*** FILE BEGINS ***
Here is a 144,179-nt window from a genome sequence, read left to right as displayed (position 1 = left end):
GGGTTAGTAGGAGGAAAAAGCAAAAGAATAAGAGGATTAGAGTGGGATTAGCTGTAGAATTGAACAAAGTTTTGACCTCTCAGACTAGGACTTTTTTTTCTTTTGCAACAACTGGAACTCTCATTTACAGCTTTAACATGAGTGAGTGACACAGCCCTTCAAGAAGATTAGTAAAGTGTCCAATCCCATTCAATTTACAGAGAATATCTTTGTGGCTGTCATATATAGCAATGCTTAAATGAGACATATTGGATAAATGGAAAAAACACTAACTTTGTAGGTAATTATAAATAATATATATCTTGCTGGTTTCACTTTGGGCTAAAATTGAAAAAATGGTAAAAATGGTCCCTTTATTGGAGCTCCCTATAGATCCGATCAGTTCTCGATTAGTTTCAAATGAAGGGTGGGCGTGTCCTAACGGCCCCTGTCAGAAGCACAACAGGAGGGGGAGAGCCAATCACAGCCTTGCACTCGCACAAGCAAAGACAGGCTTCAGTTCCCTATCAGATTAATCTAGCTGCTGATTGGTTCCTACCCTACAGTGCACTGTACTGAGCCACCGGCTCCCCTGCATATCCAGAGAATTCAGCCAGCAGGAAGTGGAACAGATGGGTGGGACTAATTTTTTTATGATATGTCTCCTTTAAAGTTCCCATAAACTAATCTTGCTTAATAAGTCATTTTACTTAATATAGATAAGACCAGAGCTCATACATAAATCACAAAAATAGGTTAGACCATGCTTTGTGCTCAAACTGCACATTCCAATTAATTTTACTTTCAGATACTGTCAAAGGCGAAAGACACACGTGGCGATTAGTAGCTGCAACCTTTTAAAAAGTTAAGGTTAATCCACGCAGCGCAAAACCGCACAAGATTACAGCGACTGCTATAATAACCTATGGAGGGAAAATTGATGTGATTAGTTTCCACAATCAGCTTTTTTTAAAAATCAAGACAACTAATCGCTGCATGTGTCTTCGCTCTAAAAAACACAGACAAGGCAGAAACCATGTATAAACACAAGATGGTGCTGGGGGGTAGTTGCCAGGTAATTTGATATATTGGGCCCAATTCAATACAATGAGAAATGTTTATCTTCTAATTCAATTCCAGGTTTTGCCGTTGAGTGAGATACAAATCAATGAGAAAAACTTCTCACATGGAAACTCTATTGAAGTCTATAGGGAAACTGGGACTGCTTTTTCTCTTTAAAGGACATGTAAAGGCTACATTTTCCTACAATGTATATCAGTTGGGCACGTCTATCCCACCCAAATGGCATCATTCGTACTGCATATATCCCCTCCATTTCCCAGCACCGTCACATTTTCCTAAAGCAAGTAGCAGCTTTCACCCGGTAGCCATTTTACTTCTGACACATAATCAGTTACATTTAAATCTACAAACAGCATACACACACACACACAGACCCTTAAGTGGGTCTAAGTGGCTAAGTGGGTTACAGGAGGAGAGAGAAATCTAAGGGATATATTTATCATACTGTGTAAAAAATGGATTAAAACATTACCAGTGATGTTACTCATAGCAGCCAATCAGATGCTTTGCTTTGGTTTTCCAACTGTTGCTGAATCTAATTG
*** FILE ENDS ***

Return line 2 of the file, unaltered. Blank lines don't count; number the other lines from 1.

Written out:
GGGTTAGTAGGAGGAAAAAGCAAAAGAATAAGAGGATTAGAGTGGGATTAGCTGTAGAATTGAACAAAGTTTTGACCTCTCAGACTAGGACTTTTTTTTCTTTTGCAACAACTGGAACTCTCATTTACAGCTTTAACATGAGTGAGTGACACAGCCCTTCAAGAAGATTAGTAAAGTGTCCAATCCCATTCAATTTACAGAGAATATCTTTGTGGCTGTCATATATAGCAATGCTTAAATGAGACATATTGGATAAATGGAAAAAACACTAACTTTGTAGGTAATTATAAATAATATATATCTTGCTGGTTTCACTTTGGGCTAAAATTGAAAAAATGGTAAAAATGGTCCCTTTATTGGAGCTCCCTATAGATCCGATCAGTTCTCGATTAGTTTCAAATGAAGGGTGGGCGTGTCCTAACGGCCCCTGTCAGAAGCACAACAGGAGGGGGAGAGCCAATCACAGCCTTGCACTCGCACAAGCAAAGACAGGCTTCAGTTCCCTATCAGATTAATCTAGCTGCTGATTGGTTCCTACCCTACAGTGCACTGTACTGAGCCACCGGCTCCCCTGCATATCCAGAGAATTCAGCCAGCAGGAAGTGGAACAGATGGGTGGGACTAATTTTTTTATGATATGTCTCCTTTAAAGTTCCCATAAACTAATCTTGCTTAATAAGTCATTTTACTTAATATAGATAAGACCAGAGCTCATACATAAATCACAAAAATAGGTTAGACCATGCTTTGTGCTCAAACTGCACATTCCAATTAATTTTACTTTCAGATACTGTCAAAGGCGAAAGACACACGTGGCGATTAGTAGCTGCAACCTTTTAAAAAGTTAAGGTTAATCCACGCAGCGCAAAACCGCACAAGATTACAGCGACTGCTATAATAACCTATGGAGGGAAAATTGATGTGATTAGTTTCCACAATCAGCTTTTTTTAAAAATCAAGACAACTAATCGCTGCATGTGTCTTCGCTCTAAAAAACACAGACAAGGCAGAAACCATGTATAAACACAAGATGGTGCTGGGGGGTAGTTGCCAGGTAATTTGATATATTGGGCCCAATTCAATACAATGAGAAATGTTTATCTTCTAATTCAATTCCAGGTTTTGCCGTTGAGTGAGATACAAATCAATGAGAAAAACTTCTCACATGGAAACTCTATTGAAGTCTATAGGGAAACTGGGACTGCTTTTTCTCTTTAAAGGACATGTAAAGGCTACATTTTCCTACAATGTATATCAGTTGGGCACGTCTATCCCACCCAAATGGCATCATTCGTACTGCATATATCCCCTCCATTTCCCAGCACCGTCACATTTTCCTAAAGCAAGTAGCAGCTTTCACCCGGTAGCCATTTTACTTCTGACACATAATCAGTTACATTTAAATCTACAAACAGCATACACACACACACACAGACCCTTAAGTGGGTCTAAGTGGCTAAGTGGGTTACAGGAGGAGAGAGAAATCTAAGGGATATATTTATCATACTGTGTAAAAAATGGATTAAAACATTACCAGTGATGTTACTCATAGCAGCCAATCAGATGCTTTGCTTTGGTTTTCCAACTGTTGCTGAATCTAATTG